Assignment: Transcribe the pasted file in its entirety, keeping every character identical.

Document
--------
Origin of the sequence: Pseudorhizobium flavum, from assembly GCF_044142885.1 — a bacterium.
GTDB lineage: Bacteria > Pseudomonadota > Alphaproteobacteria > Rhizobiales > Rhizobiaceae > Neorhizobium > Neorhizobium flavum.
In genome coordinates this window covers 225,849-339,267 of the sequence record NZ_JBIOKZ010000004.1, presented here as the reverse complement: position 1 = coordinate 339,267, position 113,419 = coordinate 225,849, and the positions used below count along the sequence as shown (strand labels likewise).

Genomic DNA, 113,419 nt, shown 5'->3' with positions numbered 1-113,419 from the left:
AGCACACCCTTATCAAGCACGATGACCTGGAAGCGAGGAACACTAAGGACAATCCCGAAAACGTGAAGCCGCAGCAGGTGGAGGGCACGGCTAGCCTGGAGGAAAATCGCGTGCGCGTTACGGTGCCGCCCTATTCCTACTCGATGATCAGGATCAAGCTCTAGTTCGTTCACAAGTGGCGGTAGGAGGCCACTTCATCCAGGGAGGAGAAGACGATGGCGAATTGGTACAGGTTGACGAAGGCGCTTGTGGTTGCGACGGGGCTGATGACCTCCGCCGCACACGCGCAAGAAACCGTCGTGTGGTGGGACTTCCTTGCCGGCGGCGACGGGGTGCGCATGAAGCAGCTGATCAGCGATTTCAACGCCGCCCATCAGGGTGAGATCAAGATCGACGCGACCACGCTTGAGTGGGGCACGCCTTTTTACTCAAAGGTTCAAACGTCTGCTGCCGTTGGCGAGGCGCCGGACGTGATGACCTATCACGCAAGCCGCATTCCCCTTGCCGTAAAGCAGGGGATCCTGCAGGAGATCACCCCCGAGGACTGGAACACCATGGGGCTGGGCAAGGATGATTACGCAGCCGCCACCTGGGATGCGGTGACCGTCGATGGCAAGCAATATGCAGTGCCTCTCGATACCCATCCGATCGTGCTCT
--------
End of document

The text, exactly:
Origin of the sequence: Pseudorhizobium flavum, from assembly GCF_044142885.1 — a bacterium.
GTDB lineage: Bacteria > Pseudomonadota > Alphaproteobacteria > Rhizobiales > Rhizobiaceae > Neorhizobium > Neorhizobium flavum.
In genome coordinates this window covers 225,849-339,267 of the sequence record NZ_JBIOKZ010000004.1, presented here as the reverse complement: position 1 = coordinate 339,267, position 113,419 = coordinate 225,849, and the positions used below count along the sequence as shown (strand labels likewise).

Genomic DNA, 113,419 nt, shown 5'->3' with positions numbered 1-113,419 from the left:
AGCACACCCTTATCAAGCACGATGACCTGGAAGCGAGGAACACTAAGGACAATCCCGAAAACGTGAAGCCGCAGCAGGTGGAGGGCACGGCTAGCCTGGAGGAAAATCGCGTGCGCGTTACGGTGCCGCCCTATTCCTACTCGATGATCAGGATCAAGCTCTAGTTCGTTCACAAGTGGCGGTAGGAGGCCACTTCATCCAGGGAGGAGAAGACGATGGCGAATTGGTACAGGTTGACGAAGGCGCTTGTGGTTGCGACGGGGCTGATGACCTCCGCCGCACACGCGCAAGAAACCGTCGTGTGGTGGGACTTCCTTGCCGGCGGCGACGGGGTGCGCATGAAGCAGCTGATCAGCGATTTCAACGCCGCCCATCAGGGTGAGATCAAGATCGACGCGACCACGCTTGAGTGGGGCACGCCTTTTTACTCAAAGGTTCAAACGTCTGCTGCCGTTGGCGAGGCGCCGGACGTGATGACCTATCACGCAAGCCGCATTCCCCTTGCCGTAAAGCAGGGGATCCTGCAGGAGATCACCCCCGAGGACTGGAACACCATGGGGCTGGGCAAGGATGATTACGCAGCCGCCACCTGGGATGCGGTGACCGTCGATGGCAAGCAATATGCAGTGCCTCTCGATACCCATCCGATCGTGCTCT